Editor's CornerNewsSecurity Printing

The Age of Polymer Banknotes

Covid 19 accelerated and exacerbated many trends. From explosion of webinars, to online shopping and depression. The trend towards using polymer banknotes has been around for some time but it seems that now there is a stronger impetus from governments around the world and our region to launch polymer notes. Recently Saudi Arabia and Egypt put into circulation polymer banknotes. These notes all have highest security features including OVI inks and micro texts. There are many good reasons for using plastic banknote: It lasts longer and it is more difficult to forge it. They’re stronger, too: a polymer note is expected to last two-and-a-half times longer than the old paper note.  The life expectancy of polymer notes also makes them more environmentally friendly.  Finally, polymer notes are cleaner since their smoother surfaces are resistant to dirt and moisture. This particular feature makes it ideal banknote for using during a pandemic such as the one that we are experiencing at the moment.

UK is printing 5-pound polymer note. However, one of the early adopters of polymer banknote is Australia. In 1985, the RBA decided to trial the new technology in a Commemorative $10 note. This note was to be the RBA’s contribution to the celebration of Australia’s Bicentenary in January 1988.  In Brazil A ten Reais polymer Brazilian banknote released in April 2000 as a special edition commemorating the country’s 500th anniversary. In February 2002, Nepal issued a 10-rupee polymer banknote, commemorating the new King Gyanendra. However, few years later they stopped printing plastic money due to a number of difficulties.

Now, over 20 countries that have since switched completely to polymer banknotes include Australia, Canada, Fiji, Mauritius, New Zealand, Papua New Guinea, Romania, Vietnam, Brunei, Papua New Guinea, Romania, Cape Verde, Chile, Nicaragua, Trinidad and Tobago and the Maldives. Romania was the first European country to introduce a full set of circulating polymer banknotes.

Other countries and regions with notes printed on Guardian (Guardian is the trademark name of a polymer originally manufactured by Securency International, a joint venture between the Reserve Bank of Australia and Innovia Films Ltd. The latter completed acquisition of the former’s stake in 2013) polymer in circulation include: Bangladesh, Brazil, Chile, Costa Rica, Dominican Republic, Hong Kong (for a 2-year trial), Indonesia, Israel, Kuwait, Malaysia, Mexico, Nepal (no longer issued), Solomon Islands (no longer issued), Samoa, Singapore, Sri Lanka, Thailand and Zambia.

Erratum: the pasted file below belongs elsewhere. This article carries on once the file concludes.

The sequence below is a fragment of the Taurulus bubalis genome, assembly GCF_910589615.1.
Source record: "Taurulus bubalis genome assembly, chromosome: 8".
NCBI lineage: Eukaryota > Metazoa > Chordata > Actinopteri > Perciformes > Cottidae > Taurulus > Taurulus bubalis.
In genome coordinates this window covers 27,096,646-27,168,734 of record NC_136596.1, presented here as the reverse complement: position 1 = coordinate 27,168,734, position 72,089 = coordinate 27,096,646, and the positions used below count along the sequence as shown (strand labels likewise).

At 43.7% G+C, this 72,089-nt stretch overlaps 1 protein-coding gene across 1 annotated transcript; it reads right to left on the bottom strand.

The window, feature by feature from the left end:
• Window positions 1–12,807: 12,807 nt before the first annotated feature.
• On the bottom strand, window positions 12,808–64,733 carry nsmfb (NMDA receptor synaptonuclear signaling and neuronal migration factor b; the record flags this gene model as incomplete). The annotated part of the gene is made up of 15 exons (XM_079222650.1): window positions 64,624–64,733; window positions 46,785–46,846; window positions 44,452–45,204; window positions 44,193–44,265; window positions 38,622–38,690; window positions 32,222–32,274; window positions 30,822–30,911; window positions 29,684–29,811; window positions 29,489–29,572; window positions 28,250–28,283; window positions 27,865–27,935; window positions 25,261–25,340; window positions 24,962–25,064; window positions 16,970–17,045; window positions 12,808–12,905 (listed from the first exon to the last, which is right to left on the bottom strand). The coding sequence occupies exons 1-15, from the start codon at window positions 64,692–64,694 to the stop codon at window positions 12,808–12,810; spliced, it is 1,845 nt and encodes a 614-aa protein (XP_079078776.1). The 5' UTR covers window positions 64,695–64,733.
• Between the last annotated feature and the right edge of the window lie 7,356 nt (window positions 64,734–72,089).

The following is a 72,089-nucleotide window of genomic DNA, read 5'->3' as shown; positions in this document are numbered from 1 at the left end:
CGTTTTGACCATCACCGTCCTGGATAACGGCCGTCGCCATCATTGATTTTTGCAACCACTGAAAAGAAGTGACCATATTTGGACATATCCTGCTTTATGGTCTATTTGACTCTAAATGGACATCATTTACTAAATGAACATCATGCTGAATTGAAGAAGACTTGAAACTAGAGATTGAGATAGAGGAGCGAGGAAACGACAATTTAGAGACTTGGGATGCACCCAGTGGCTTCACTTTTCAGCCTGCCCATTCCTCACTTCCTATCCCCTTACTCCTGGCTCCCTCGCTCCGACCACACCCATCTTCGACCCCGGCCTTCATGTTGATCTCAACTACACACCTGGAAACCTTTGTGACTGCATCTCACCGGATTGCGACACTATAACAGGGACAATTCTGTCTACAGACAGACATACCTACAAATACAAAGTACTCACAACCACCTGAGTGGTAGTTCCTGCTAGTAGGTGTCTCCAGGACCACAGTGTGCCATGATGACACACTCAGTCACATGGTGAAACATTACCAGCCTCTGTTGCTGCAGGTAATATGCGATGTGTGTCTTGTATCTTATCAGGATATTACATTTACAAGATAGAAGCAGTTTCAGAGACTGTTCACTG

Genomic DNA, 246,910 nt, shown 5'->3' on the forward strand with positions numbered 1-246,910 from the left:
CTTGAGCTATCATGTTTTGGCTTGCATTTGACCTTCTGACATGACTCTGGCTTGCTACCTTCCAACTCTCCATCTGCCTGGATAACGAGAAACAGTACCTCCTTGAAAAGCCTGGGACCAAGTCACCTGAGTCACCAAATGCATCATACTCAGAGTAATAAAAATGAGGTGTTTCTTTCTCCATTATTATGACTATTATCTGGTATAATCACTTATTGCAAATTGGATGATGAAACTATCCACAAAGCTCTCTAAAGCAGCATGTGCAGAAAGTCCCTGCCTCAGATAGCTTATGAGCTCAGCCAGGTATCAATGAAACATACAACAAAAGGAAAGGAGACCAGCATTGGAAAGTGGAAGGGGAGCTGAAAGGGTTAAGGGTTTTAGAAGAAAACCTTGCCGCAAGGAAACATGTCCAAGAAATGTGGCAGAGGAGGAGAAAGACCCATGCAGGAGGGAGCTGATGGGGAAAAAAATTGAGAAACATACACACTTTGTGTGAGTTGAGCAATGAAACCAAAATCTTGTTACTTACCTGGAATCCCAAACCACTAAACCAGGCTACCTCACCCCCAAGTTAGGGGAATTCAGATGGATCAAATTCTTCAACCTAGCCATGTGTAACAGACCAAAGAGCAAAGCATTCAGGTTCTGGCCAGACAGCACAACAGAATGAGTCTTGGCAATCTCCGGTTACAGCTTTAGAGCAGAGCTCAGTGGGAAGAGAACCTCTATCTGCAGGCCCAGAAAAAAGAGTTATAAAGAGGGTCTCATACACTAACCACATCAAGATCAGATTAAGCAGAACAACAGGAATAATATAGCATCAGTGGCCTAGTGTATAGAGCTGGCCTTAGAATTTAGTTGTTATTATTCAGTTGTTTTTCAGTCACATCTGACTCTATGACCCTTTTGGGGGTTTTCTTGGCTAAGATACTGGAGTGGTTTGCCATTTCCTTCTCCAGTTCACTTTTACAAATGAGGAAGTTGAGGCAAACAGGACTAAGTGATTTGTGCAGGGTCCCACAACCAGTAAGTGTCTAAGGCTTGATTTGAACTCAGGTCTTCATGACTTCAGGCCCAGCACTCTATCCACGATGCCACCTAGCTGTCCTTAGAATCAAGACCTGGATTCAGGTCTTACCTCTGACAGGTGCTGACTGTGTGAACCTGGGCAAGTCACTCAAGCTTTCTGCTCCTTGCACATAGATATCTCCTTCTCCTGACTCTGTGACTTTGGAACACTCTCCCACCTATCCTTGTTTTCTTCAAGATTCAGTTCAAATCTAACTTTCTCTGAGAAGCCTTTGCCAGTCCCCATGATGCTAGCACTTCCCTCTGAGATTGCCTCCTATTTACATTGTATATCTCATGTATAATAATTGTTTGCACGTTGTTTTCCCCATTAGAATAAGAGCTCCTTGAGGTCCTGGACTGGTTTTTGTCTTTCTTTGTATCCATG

Strangely enough US is still avoiding polymer banknotes. You may ask why. Nobody knows exactly why. However, there are some explanations. For one thing it could be cultural. On the other hand, it has probably something to do with the amount of the physical currency issued. Unlike other currencies USD is much more popular in the countries where it is not the domestic currency. All over Eastern Europe, Asia and Africa people try to hold their savings in USD. In many cases those are kept beneath the mattress, and not on the bank accounts. So any change in US currency will have a worldwide repercussion. That is why the design of the dollar bills hardly ever change.

There are also some arguments against polymer notes. They don’t give you feeling of the real money. They look fake and you find it more difficult to count. It is slippery and It costs more to produce. There are also serious concerns about whether it is compatible with payment and vending machines. However, as technology advances these plastic bills will eventually find their way into the heart and pockets of the people.

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